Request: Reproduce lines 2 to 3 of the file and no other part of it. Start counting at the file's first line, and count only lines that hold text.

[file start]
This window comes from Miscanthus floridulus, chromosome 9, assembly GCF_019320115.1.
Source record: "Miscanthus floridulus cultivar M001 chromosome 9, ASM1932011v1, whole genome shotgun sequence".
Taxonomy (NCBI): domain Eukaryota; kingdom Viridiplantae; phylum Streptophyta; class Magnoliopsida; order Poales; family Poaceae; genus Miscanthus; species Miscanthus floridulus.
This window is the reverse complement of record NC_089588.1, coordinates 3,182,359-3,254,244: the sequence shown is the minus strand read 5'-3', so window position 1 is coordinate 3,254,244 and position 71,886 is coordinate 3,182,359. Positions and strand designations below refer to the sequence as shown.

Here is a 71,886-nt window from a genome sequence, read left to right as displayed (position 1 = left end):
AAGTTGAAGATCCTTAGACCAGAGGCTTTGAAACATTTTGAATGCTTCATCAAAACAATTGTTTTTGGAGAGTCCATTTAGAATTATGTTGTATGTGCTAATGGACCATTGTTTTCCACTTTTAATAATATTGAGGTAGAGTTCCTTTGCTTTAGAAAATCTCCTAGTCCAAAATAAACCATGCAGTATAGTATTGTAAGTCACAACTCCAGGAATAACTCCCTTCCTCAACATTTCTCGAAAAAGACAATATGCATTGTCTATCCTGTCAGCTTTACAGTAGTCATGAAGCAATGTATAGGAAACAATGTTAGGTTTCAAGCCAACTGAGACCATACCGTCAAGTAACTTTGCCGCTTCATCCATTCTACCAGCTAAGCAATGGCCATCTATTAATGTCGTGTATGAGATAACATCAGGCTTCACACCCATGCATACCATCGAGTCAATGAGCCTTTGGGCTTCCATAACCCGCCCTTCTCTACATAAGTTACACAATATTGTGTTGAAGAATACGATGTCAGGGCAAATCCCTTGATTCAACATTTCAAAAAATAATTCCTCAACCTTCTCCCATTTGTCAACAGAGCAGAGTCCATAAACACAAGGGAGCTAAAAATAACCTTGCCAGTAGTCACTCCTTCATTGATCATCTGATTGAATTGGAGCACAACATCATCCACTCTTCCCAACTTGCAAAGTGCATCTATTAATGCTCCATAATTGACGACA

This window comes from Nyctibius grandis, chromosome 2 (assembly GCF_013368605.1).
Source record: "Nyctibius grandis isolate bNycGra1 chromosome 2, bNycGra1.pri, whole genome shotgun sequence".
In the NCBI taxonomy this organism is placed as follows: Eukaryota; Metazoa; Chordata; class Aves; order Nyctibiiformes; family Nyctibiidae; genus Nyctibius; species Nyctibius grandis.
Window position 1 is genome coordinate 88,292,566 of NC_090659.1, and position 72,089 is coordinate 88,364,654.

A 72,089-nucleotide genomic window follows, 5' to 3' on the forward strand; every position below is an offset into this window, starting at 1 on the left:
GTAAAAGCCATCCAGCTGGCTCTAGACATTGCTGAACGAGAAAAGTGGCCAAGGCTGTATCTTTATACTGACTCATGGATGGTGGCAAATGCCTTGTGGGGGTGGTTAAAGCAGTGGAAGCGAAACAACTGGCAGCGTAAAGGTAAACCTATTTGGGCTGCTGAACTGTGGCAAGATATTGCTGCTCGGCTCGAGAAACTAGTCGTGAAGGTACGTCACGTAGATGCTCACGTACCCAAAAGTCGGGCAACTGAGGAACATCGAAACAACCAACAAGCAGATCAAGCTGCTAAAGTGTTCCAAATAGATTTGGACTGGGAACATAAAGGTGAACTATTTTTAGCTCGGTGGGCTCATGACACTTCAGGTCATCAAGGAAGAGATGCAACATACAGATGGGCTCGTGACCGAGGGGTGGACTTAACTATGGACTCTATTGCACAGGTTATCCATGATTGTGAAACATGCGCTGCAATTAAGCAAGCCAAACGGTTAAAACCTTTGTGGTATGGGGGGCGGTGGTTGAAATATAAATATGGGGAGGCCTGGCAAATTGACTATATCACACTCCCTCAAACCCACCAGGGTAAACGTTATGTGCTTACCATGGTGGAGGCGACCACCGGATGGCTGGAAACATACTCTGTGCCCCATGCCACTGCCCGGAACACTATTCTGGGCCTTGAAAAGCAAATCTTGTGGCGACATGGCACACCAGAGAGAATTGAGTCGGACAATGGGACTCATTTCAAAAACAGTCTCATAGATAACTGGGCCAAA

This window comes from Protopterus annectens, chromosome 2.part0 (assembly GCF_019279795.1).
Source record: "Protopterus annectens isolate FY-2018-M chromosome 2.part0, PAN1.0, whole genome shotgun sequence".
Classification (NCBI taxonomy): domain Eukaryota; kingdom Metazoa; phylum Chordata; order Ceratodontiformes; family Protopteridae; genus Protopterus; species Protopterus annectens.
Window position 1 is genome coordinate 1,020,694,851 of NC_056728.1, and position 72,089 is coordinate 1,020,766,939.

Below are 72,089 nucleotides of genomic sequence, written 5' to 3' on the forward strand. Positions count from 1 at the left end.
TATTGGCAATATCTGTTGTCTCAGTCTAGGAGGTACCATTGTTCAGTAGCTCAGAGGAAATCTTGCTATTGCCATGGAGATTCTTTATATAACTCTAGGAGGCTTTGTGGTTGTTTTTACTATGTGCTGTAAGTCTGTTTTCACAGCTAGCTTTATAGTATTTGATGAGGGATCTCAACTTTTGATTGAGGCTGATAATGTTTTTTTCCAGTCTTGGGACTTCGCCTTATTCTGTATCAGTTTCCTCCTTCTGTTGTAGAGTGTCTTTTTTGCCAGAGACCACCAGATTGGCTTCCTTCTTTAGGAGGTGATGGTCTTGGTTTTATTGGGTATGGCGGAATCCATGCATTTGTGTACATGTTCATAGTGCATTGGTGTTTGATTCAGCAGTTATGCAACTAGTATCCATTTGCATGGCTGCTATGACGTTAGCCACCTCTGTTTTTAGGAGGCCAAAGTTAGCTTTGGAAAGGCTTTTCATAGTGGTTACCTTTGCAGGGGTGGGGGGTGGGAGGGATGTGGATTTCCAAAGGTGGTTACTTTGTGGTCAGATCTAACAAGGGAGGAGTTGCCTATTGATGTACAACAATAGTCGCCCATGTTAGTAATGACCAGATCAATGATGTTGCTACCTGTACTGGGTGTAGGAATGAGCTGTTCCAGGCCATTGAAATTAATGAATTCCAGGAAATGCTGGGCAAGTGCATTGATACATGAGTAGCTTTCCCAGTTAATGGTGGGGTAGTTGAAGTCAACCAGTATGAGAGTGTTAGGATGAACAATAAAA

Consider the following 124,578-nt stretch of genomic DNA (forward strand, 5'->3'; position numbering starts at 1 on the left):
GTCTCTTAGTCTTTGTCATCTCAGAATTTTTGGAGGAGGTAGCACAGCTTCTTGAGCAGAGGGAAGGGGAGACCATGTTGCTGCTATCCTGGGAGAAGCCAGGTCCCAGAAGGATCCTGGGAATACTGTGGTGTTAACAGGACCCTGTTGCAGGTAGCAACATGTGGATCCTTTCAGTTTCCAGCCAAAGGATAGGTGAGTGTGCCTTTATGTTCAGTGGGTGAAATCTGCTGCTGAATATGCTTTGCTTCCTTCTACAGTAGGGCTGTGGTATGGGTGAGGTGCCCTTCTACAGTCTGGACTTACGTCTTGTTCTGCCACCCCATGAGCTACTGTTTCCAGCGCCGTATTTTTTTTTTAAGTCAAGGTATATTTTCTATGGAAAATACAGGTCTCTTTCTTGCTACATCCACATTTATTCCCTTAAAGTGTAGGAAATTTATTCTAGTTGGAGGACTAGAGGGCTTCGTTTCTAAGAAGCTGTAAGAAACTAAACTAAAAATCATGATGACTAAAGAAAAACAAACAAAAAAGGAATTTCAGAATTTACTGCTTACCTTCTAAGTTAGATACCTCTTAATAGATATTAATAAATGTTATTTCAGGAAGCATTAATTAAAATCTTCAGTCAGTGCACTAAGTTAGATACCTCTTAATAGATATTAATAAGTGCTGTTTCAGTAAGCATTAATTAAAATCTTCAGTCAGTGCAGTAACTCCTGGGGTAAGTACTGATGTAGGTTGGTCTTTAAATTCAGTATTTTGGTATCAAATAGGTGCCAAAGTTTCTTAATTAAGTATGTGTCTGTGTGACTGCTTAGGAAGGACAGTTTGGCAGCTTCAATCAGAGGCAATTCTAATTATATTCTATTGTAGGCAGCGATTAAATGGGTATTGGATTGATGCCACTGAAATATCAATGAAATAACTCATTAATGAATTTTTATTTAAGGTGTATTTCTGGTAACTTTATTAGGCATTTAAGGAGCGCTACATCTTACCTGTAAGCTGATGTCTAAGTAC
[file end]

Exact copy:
Source record: "Miscanthus floridulus cultivar M001 chromosome 9, ASM1932011v1, whole genome shotgun sequence".
Taxonomy (NCBI): domain Eukaryota; kingdom Viridiplantae; phylum Streptophyta; class Magnoliopsida; order Poales; family Poaceae; genus Miscanthus; species Miscanthus floridulus.